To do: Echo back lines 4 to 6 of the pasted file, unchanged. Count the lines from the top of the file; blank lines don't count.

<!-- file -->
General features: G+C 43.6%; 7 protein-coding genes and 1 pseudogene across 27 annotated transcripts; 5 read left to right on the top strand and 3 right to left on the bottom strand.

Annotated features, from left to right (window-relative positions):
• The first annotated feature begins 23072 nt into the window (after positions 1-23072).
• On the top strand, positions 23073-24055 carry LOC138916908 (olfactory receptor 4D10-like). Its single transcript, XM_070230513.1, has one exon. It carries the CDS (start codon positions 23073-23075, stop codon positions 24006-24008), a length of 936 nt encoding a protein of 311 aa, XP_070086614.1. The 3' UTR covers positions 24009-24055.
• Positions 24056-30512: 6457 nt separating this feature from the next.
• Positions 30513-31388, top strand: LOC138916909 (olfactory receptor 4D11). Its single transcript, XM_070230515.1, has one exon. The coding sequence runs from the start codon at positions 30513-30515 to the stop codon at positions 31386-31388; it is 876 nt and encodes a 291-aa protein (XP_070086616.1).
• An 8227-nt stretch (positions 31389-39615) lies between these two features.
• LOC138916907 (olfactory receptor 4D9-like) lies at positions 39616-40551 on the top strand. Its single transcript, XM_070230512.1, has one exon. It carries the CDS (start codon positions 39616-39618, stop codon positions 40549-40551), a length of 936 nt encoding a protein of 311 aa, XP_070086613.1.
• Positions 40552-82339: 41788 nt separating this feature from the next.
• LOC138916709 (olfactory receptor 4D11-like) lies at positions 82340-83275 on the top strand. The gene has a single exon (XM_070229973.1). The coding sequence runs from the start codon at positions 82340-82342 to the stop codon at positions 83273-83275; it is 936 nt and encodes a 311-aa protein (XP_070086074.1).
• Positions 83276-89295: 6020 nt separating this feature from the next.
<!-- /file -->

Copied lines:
• On the top strand, positions 23073-24055 carry LOC138916908 (olfactory receptor 4D10-like). Its single transcript, XM_070230513.1, has one exon. It carries the CDS (start codon positions 23073-23075, stop codon positions 24006-24008), a length of 936 nt encoding a protein of 311 aa, XP_070086614.1. The 3' UTR covers positions 24009-24055.
• Positions 24056-30512: 6457 nt separating this feature from the next.
• Positions 30513-31388, top strand: LOC138916909 (olfactory receptor 4D11). Its single transcript, XM_070230515.1, has one exon. The coding sequence runs from the start codon at positions 30513-30515 to the stop codon at positions 31386-31388; it is 876 nt and encodes a 291-aa protein (XP_070086616.1).